Thursday, November 25, 2004

I Dreamed a Dream

I had a dream involving Bates! Miki was in it, and Kelly, and Drew, and a bunch of people who were probably others in the Bill. It was weird; again I couldn't describe it, but there was a bunch of stuff happening outside, and there was a river nearby, and sports was slightly involved, and playground-equipment-like bleachers... again very odd. I hope to have one I'm able to describe soon.

On a side note, I've been blogging at a record pace! Let's see if I can keep it up.

Wednesday, November 24, 2004

Don't Hate Me Because I'm Beautiful

Now, a lot of the time I think I'm wiser than many of my elders, particularly my grandma and Republicans. However, I have noticed that older women tend to complement my looks a lot... "You look so sharp!" "You're becoming a very good-looking man." etc. and so forth. Why, just today as I was waiting for the hair dresser to finish giving this old lady and her daughter their change, as I was checking the prices the old lady looked at me and said, "You're a very handsome young man," and then to her daughter commented, "Isn't he a very handsome young man?" I smiled modestly and said thank you. Now what I can't figure out is why I keep being told how handsome I am by older women who are merely being nice, while I never hear from young women. If any of you young women are reading this, don't be afraid... I promise I don't bite.

The Wandering Mighs of Turkey Break: A Report from the Home Front

I am home again! This is the second time I've been home since going to Bates, and I still miss Bates! However, things down here have been going pretty well. On Monday I went to the dentist, and on Tuesday I visited my friend Kelly from Bates, who lives alllllll the way up north in Lincoln, NH, thought it was very good to see her! Today I'm getting my hair cut and I was supposed to be meeting a good friend of mine from down here, but she had to cancel, so I don't know how likely it is that I'll be able to see her before break. *sigh* Anyway.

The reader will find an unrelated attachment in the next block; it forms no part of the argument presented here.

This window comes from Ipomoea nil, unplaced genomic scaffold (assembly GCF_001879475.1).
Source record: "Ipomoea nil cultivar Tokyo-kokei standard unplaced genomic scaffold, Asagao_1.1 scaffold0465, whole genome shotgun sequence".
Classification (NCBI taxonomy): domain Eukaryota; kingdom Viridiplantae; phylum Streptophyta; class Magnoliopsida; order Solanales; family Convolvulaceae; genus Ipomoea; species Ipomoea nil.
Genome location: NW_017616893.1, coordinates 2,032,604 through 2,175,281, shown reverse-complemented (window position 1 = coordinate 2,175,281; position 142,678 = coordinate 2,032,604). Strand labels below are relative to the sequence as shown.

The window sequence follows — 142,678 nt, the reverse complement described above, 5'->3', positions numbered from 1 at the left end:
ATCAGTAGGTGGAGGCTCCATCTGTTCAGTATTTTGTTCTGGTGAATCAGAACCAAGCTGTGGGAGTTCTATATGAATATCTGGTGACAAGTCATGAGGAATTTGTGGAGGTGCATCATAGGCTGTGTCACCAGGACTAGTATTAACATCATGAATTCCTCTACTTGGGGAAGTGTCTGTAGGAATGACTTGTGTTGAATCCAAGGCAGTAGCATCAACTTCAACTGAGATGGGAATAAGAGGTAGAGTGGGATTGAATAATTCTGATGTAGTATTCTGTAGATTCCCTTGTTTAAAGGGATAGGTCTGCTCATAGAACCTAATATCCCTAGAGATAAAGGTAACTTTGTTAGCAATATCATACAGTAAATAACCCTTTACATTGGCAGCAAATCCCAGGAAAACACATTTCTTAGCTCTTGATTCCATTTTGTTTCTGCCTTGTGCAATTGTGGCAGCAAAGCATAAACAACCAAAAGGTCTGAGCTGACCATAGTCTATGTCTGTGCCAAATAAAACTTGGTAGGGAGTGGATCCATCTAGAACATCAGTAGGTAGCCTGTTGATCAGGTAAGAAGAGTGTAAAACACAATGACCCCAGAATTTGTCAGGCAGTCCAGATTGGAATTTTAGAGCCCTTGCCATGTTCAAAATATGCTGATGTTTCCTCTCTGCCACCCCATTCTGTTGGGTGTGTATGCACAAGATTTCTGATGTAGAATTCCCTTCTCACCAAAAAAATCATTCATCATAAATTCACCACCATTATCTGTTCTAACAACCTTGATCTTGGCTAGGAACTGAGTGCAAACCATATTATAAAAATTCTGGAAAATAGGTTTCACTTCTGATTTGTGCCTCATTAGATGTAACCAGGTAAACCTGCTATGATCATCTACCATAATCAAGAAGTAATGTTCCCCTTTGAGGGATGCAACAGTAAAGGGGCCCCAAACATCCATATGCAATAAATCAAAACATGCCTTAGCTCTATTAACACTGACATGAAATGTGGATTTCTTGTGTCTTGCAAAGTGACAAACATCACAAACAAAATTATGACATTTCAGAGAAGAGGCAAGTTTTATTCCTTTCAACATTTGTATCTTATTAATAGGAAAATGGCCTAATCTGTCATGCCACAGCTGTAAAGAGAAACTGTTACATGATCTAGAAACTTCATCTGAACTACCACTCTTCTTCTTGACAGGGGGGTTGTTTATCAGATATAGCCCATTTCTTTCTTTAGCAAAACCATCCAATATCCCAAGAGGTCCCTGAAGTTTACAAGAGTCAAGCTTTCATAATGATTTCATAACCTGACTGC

This just in: The Dentist reports that Nick's teeth look very good. However, he cautions that there are rumors of revolutionary groups setting up camp in the right side, so we'll have to watch this development very closely. Back to you, Jim.

I had a weird dream last night though... it involved foreign countries, the underworld, a tropical island with beautiful girls, a mall, a couple friends, a big office building with no locked doors, phones, spying, chinese food, and corruption. I couldn't describe it because I have little idea of what the order of events were. But I think you can imagine how weird that mix would be. Of course, not all of them were present at the same time lol.

Until next time, this is Nick Bauer, signing off.

Sunday, October 17, 2004

The College Days

It's been waayyyyy too long since I last did anything here. Let me start off by saying that I love it here at Bates. No joke. I'm incredibly glad I didn't pursue Haverford or Williams any further after the bastards waitlisted me. I have great classes and professors, a wonderful dorm, a beautiful campus, and awesome friends. No luck on finding a girlfriend yet, though.

It's Sunday at 11 o'clock. I just woke up 10 minutes ago... God, I love not having to get up so early every morning. No church on sunday mornings either! I went to the first Catholic mass, which is at 7 pm, but it was so *boring*... And the lady who sang the songs sang them much too slowly. If they had more lively singing I would go, but I've been negelecting church; yeah, it's unfortunate, but ah well. I'm not *that* religious. Ah well.